Accounting for tax costs of an international assignment

Contributed by Global Tax Network (GTN), 18 March, 2019

Has your company ever been surprised by a large tax bill for a mobile employee?

When a company sends an employee on a tax equalized assignment, the company agrees to cover the worldwide incremental tax obligations for that employee due to the assignment. Without proper planning and processes, the total costs for the company, or the timing of the tax payments, can result in some very unpleasant surprises.

From an accounting perspective, businesses often record their income and expenses based on either a cash or accrual method of accounting. Under the cash method, income and expenses are recorded at the time cash is received or paid out. This method is simple from an administration perspective, but may not properly reflect the reality of the business. Under the accrual method, income and expenses are recorded as incurred, regardless of when the actual cash is either received or paid out. This method is more complicated, but is often better at matching an expense with the related revenue earned.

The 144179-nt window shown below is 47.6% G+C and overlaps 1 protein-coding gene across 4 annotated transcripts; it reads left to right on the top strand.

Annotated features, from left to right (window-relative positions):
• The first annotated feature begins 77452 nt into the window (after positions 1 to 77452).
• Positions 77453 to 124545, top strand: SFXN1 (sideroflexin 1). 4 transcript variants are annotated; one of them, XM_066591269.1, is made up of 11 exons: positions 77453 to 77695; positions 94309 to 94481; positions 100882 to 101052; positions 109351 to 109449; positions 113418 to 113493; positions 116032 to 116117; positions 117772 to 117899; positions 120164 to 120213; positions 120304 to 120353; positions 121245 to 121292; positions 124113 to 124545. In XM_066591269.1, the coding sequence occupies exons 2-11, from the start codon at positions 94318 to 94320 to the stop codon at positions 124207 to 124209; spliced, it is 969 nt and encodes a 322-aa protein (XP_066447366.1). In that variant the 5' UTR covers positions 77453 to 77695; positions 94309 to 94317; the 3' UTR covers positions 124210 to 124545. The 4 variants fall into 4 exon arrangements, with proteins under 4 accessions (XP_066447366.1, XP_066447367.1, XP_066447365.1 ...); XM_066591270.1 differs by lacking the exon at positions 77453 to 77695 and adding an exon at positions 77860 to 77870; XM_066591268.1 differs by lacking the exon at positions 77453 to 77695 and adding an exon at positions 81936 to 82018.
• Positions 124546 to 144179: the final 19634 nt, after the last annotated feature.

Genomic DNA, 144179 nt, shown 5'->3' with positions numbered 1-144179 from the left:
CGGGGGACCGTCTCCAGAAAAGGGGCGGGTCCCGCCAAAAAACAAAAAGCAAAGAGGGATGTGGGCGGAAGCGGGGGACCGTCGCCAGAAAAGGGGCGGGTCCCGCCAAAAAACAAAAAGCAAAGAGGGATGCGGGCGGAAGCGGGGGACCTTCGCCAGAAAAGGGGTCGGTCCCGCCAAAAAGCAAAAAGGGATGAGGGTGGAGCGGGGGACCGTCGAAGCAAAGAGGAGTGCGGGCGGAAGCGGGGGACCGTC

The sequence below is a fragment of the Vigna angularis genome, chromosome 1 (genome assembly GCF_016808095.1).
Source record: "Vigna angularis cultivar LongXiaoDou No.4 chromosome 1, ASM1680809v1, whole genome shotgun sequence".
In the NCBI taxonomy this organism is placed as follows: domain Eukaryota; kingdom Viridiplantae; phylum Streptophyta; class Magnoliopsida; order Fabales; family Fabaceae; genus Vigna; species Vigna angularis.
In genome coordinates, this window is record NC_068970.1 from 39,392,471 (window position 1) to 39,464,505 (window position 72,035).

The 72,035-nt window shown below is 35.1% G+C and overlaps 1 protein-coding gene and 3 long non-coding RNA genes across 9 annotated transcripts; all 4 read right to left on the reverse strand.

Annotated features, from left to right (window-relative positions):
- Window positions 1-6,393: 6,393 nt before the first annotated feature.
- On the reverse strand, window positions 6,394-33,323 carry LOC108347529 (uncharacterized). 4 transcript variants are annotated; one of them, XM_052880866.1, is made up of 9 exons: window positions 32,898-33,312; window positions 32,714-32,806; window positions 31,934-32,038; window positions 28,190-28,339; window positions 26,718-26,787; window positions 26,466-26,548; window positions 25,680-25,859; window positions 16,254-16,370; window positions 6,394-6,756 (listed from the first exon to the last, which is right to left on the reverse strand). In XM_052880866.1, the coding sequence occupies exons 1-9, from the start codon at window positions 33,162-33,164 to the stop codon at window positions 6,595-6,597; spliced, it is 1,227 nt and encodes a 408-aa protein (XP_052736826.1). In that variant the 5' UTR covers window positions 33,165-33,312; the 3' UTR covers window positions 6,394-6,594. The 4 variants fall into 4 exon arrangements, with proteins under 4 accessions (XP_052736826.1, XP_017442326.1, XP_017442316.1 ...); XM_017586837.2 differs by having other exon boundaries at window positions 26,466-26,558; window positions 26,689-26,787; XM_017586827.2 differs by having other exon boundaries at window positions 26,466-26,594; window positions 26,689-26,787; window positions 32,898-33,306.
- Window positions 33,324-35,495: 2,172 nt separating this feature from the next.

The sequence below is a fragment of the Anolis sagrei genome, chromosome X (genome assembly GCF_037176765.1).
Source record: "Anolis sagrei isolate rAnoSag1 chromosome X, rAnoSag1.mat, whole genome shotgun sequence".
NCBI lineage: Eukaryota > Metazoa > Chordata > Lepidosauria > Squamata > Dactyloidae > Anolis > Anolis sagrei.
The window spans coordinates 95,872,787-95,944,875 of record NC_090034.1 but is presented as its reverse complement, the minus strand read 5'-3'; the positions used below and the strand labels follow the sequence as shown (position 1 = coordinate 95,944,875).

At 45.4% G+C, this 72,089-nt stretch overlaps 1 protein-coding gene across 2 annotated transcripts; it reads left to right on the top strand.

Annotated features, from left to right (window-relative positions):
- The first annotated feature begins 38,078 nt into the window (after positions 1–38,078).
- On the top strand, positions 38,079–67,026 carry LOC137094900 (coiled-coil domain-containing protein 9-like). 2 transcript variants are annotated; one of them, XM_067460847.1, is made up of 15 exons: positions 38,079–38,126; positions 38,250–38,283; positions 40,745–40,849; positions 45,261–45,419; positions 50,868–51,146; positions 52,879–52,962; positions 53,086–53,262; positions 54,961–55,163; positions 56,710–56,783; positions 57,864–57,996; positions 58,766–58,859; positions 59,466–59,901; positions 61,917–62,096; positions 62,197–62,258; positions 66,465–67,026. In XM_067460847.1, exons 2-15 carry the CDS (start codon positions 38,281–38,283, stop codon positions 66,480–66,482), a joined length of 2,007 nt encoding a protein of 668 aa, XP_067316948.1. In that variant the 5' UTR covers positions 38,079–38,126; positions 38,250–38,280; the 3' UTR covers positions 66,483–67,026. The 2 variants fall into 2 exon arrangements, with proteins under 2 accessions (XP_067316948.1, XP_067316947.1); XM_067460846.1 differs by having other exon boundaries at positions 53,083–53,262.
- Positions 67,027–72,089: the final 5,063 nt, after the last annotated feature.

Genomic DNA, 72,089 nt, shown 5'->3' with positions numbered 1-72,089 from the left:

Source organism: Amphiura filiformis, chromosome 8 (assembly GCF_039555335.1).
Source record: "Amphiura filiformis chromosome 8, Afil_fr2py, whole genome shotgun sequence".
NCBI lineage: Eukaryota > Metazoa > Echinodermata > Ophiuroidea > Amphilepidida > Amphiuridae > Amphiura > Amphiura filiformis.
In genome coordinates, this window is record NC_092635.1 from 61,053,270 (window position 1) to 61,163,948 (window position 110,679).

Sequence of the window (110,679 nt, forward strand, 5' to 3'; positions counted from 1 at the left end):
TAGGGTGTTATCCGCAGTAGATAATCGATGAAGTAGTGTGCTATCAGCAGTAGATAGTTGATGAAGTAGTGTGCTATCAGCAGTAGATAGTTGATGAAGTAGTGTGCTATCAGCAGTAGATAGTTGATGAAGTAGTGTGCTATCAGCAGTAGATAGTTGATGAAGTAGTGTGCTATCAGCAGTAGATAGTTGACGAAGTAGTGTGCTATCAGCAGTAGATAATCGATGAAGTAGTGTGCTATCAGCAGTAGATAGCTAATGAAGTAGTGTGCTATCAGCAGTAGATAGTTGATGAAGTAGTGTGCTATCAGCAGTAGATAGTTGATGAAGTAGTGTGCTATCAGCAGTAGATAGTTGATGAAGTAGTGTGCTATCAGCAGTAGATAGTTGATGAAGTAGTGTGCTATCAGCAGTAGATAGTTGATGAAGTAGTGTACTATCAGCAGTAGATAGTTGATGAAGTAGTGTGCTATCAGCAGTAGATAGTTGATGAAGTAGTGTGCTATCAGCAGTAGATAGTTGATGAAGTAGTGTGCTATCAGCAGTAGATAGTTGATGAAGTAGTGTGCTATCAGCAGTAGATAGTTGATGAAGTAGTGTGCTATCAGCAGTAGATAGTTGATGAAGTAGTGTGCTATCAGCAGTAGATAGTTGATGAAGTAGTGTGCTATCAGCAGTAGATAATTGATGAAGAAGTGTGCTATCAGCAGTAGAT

Below we discuss different options companies use to account for the tax costs of international assignments, as well as some guidance on how your company can minimize surprise tax payments.

There are three main approaches for accounting for the tax costs of an assignment:

To illustrate these methods, we review each using the same basic fact pattern.

Basic fact pattern

Summary of Cash Flow by Year

Paid /(Retained)

2019

2020

2021

Total

Actual tax paid

-

-

110,000

110,000

Hypothetical tax withheld

(40,000)

-

-

(40,000)


Detailed discussion of accounting methods

Full accrual method